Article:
Biomechanical Assessment

Here at Bonne Santé we all hope you’re enjoying your skiing whether you are out here all season working, on holiday for one week or even more, or just looking forward to coming out soon. The weather finally appears to have turned and we’re getting some glorious blue-sky days to hit the pistes or the powder!

Whatever type of skier you are, you should have been able to get lots of time on the slopes to improve and refine your skiing either with or without an instructor. We hope you’re carving turns and dropping cliffs with the best of them, but just in case you’re thinking “that’s not me!” check out the article below.

With the best skiing days being ahead of us, now is the time to really think about how to get the most out of your time on the slopes. Seasonaires, those doing courses such as BASI, and serious holiday makers often pop into clinic and describe the same problem; that their skiing ability seems to have plateaued.

While sometimes this is due to a lack of confidence or the fact that you don’t ski with people who continue to push you, more commonly it can be caused by imbalances and asymmetries when you ski. Bonne Santé Alps has a team experienced in recognising and rectifying these; why not book a Biomechanical Assessment today!

What does a Biomechanical Assessment look at ….


When you’re just starting out on the slopes you may struggle to maintain the correct position because the muscles at the backs of your calves (soleus and gastrocnemius) are too tight to allow you the range of motion at your ankle.

Some key indicators of this are pain in the backs of your lower legs and feeling like your boots are cutting in.

Test your soleus length in the following way:

soleus measurement small.jpg
  • Take your shoes off and place the big toe of one foot 6 cm from a wall

  • Touch the wall with the knee of the same leg

  • Make sure your hip and knee are in line with the second toe, and that the heel stays down on the ground

  • Starting at about 6 cm, gradually move away from the wall until you can only just hold down your heel on the ground & knee to the wall – ensuring your leg stays in line

  • Measure how many centimetres you are away from the wall

  • Repeat on the other leg.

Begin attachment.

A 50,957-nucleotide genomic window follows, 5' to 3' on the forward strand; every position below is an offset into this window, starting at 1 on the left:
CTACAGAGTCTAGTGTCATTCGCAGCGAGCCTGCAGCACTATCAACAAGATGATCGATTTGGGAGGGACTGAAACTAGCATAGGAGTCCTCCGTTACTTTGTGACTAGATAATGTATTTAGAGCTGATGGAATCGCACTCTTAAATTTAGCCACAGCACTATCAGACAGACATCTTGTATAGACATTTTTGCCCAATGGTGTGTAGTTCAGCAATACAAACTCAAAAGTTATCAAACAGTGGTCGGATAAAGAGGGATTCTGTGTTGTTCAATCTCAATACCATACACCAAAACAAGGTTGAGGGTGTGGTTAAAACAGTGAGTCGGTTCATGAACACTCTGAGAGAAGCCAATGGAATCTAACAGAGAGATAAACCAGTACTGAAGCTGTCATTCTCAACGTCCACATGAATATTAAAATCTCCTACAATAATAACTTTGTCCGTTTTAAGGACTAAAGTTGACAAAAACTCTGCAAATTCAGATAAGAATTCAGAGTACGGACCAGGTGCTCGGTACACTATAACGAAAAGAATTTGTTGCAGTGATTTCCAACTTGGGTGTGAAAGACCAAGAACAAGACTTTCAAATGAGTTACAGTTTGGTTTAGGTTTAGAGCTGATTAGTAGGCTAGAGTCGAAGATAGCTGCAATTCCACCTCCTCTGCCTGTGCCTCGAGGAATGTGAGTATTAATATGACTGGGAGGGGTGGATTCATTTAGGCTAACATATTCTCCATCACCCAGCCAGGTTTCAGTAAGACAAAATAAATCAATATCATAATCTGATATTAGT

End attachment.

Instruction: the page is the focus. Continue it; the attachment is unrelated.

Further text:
If you’ve got less than 12 cm between your toes and the wall, this may be something to improve upon.

You may also be getting pain and fatigue to the muscles at the fronts of your thighs because you’re sitting too far back on your skis.

If you’re a more experienced skier, you may have more of a problem with your downhill ski washing out on the last third of your turn. This is much more indicative of problems with your lateral and rotational separation.

Lateral separation requires a good quadratus lumborum and tensor facia latae flexibility. You can test these yourself by standing upright and flexing side wards – you should be able to reach past your knee on both sides without any forwards or backwards bending of your torso.

Rotational separation requires a good hip range of motion and good flexibility through your obliques.


Balance required for skiing falls into two categories; forwards and backwards and between each foot and ski.

You might be able to identify on the slopes that your balance requires improvement if you don’t struggle in good conditions but find variable conditions much more difficult than expected. You may also notice that executing a long turn is much easier on one leg than the other.

To be able to execute even turns with your weight distributed onto your outside ski you should be able to achieve a single leg stand with your knee slightly bent and your eyes closed for a minimum of a minute on each leg.

Core control

You might be able to identify that you have poor core control on the slopes if you find that you’re collapsing at the waist particularly in variable conditions when you’re finding it more difficult.

Similarly, if remaining stable through the upper body is difficult especially at faster speeds.


Endurance often is contributed to by several factors, some of which are listed above. If you have inefficient movement patterns your body must expend a lot more energy to perform the same movements. You might be able to recognise that your endurance is poor if you are requiring more frequent stops on the slopes and not feeling that your muscles are recharged by the time you reach the top of a lift.

If you’ve read this and relate to any of the points above perhaps its time to book yourself a biomechanical assessment!

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The purpose of this blog is to provide general information and educational material relating to exercise, physiotherapy and injury management. Bonne Santé Alps has made every effort to provide you with correct, up-to-date information. In using this blog, you agree that information is provided 'as is, as available', without warranty and that you use the information at your own risk. We recommend that you seek advice from a fitness or healthcare professional if you require further advice relating to exercise or medical issues.

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